Armed Forces of the Philippines (AFP) chief General Delfin Bangit on Tuesday bowed out of service with a warning: that what happened to him may set a "dangerous precedent" to future heads of the Philippine military organization.
"My concern is that this might set a dangerous precedent. What happened to me might happen to future chiefs of staff during a transition of government," Bangit said in a speech during the turnover ceremony held at Camp Aguinaldo in Quezon City.
"I am concerned that because of what happened to me, people will think that the [post of] AFP chief of staff is co-terminus with the president. It is not and will never be," he told the audience, which included outgoing President Gloria Macapagal-Arroyo.
Bangit was forced to cut short his tour of duty after President-elect Benigno “Noynoy" Aquino III openly rejected him to be his military chief of staff. He was supposed to retire on July 31, 2011 when he reaches the mandatory retirement age of 56.
Bangit is the first Armed Forces chief in recent history to have been eased out during the turn of a new administration. Last week, he submitted his early retirement application to Mrs. Arroyo, who in turn approved it on June 21.
Bangit is perceived to be loyal to President Arroyo, their professional relationship dating back when she was still vice president. Bangit then was commanding officer of her security detachment.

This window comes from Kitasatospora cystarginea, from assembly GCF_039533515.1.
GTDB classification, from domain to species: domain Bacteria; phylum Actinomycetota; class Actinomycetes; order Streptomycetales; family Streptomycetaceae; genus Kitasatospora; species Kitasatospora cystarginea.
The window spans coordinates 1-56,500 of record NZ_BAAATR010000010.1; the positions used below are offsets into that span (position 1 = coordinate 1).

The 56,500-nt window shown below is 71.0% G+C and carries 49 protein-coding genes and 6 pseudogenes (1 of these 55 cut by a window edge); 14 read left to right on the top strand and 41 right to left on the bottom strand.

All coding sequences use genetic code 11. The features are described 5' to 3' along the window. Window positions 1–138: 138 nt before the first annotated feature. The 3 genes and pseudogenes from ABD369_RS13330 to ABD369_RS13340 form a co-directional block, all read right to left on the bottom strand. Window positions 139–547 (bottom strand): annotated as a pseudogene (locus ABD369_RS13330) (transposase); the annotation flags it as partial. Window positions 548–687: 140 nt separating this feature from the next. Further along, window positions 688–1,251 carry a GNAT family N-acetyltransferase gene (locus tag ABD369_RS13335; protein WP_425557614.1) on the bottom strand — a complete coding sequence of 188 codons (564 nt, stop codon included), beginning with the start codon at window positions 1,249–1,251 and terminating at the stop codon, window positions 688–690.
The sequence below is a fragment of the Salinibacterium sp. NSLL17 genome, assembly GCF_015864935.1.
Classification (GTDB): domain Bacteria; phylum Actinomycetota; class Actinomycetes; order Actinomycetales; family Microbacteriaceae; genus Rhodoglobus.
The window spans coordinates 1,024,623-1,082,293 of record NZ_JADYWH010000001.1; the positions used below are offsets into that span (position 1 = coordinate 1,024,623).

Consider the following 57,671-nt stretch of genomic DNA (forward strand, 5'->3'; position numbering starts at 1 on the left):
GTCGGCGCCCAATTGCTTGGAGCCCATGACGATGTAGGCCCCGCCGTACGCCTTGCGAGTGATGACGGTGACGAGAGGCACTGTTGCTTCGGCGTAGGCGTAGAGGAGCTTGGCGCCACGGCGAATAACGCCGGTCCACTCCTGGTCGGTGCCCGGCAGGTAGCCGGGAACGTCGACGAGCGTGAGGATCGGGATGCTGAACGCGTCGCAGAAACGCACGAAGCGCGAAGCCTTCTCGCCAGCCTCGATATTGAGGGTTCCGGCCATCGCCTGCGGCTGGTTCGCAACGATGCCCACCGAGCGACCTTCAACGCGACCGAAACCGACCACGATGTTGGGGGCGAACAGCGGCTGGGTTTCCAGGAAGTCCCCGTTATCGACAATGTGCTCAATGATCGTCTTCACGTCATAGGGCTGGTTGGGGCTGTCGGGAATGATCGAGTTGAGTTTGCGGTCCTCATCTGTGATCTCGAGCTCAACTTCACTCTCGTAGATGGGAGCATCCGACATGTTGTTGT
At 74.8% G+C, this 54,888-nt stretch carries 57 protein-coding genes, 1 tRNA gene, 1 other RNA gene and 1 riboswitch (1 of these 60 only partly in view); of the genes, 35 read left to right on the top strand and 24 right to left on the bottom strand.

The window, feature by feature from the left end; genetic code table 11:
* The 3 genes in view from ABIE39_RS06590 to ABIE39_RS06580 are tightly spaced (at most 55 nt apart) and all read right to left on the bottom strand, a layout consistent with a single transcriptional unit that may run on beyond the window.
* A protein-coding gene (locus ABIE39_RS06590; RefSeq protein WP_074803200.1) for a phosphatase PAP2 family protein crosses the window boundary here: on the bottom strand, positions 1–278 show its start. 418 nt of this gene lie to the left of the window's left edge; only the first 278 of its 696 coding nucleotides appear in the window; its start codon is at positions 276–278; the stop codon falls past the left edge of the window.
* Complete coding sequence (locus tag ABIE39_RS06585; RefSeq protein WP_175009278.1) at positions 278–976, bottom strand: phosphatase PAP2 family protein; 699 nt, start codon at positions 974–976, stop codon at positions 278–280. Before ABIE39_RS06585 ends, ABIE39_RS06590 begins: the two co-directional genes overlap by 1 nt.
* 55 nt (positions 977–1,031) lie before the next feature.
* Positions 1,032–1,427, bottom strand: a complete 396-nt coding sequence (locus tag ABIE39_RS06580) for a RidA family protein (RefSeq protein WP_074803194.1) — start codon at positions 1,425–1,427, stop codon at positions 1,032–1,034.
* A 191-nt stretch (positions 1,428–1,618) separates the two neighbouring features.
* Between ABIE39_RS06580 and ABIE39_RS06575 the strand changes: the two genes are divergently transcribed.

President Arroyo is an honorary member of the Philippine Military Academy (PMA) class of 1978, of which Bangit is a member.
President Arroyo, in her speech, praised Bangit for opting to retire early. "He still has 13 months to go before he retires, but he chose the early exit as the more honorable path. I thank you for that... and I thank you for your many sacrifices," she said.
In his speech, Bangit pointed out that while he remained loyal to the Philippine Constitution, his detractors had consistently cast a blanket of doubt over his allegiance.
"I must be the most badly hit by the word [loyalty]. My loyalty to the Constitution has been doubted to have been misplaced. I have delivered sincerely every oath I made, that oath of a Filipino soldier. And the oath when I said, ‘Sa Diyos lang ako magpapagamit (I will be an instrument only to God’," he said, referring to his oath when he took over the top military post last March.
Armed Forces vice chief of staff Lt. Gen. Nestor Ochoa will assume Bangit’s post in an acting capacity and stay there for the remainder of President Arroyo’s tenure, which ends on June 30.
Ochoa is associated with Aquino’s mother, the late President Corazon Aquino, having served as the battalion commander of the presidential guards during her administration.
In his assumption speech, Ochoa praised Bangit for his "soft spot" for soldiers and the entire military organization. He also lauded Bangit for leading the military during what he considered as "honest, orderly, and peaceful elections" last May 10.
He said he believes Bangit would "bounce back from this experience and come out successful in the end" as he expressed readiness to head the "caretaker" leadership of the Armed Forces.
Ochoa also urged his men to support not only Aquino but whoever the next military chief of staff will be.
Present during Tuesday's ceremony were Senate President Juan Ponce Enrile, Defense Secretary Norberto Gonzales, and Deputy Director General Jefferson Soriano, who represented Philippine National Police chief Director General Jesus Verzosa.
Last week, Bangit started making the rounds in a number of military detachments across the country to bid his soldiers goodbye. [See: Bangit on early retirement: A service to Filipinos, not a 'sacrifice']— KBK/RSJ, GMANews.TV
Reposted From GMA News.TV